26 Apr

Bitesize training: timber frame and non-traditional construction housing

CIEH member: £55
Affiliate member: £110
Non-member: £110

Two-hour bitesize online technical training

Time: 10.00 - 12.00

Please note that this training will be delivered via the Zoom online platform.  Please ensure that you are able to access this prior to booking.

How do I pay? Please click on the book now to complete the online booking. If your local authority does not allow credit card payments please speak to our contact centre: 020 7827 5800, or email [email protected]

Online (Zoom)

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This course aims to enable the delegate to identify modern timber frame construction and the more common varieties of system-built housing used on housing estates in the mid-20th century, many of which still comprise a significant proportion of the social, and ex-social, housing stock.

It will consider the construction techniques employed and consider the benefits or otherwise of timber frame construction compared to traditional bricks and mortar, and, with regard to the system-built housing, the approaches adopted to improve their energy efficiency.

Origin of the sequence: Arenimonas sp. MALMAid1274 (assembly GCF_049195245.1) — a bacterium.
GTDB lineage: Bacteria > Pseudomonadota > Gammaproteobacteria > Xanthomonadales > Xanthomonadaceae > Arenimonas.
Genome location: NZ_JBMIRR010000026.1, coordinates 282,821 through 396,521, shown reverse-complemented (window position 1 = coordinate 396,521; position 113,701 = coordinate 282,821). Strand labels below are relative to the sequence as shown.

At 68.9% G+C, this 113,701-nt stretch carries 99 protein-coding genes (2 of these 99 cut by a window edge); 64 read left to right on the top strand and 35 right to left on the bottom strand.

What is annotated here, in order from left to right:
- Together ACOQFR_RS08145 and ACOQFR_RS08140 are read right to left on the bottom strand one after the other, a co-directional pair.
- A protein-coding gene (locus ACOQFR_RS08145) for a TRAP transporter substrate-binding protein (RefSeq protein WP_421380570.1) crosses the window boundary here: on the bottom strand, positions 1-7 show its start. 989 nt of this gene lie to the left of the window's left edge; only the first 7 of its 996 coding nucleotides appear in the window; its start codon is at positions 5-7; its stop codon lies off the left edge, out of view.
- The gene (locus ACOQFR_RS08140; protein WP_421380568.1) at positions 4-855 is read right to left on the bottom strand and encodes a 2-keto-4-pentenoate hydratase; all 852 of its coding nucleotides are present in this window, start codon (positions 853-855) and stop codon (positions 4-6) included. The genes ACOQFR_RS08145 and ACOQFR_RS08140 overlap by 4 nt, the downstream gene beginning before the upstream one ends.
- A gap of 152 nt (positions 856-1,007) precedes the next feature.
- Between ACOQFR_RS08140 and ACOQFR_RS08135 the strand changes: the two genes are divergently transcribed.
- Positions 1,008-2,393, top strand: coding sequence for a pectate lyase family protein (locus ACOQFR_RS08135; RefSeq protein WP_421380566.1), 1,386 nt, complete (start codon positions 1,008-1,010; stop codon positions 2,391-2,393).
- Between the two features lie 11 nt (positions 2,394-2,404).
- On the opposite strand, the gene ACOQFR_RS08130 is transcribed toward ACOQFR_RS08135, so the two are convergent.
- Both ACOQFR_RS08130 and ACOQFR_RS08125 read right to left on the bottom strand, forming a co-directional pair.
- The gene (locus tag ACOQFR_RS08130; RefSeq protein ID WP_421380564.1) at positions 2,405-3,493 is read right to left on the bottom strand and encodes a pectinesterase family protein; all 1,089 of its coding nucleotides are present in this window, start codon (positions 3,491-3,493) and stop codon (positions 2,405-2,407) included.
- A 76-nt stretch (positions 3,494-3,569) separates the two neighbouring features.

• Construction type identification
• Common problems in the system-built housing stock
• Options for energy efficiency improvements

Who should attend

Environmental Health Officers and Private Sector Housing Officers.  Officers of Social Housing providers responsible for estates with non-traditional construction stock – primarily local authority housing or providers with stock transferred from local authorities.

CPD: 2 hours

John Easey

John has worked in the field of housing standards for the last 20 years, both in private practice providing consultancy, survey and training services, and more recently as an enforcement officer within local authority private sector housing teams. He has also been a member of the English Housing Survey team since 2001 and has used the HHSRS in survey work from 2002.

He has been involved in training local authority and housing association officers on the provisions of the Housing Act 2004, either through the various initial government funded training schemes or by direct commission from clients, since the mid-2000s.

He currently works part time in a local authority as a senior officer private sector housing officer with responsibilities including general complaints, HMO licensing and enforcement, caravan site licensing, DFGs, and the development of policy and procedures, and is Director of a housing consultancy practice.

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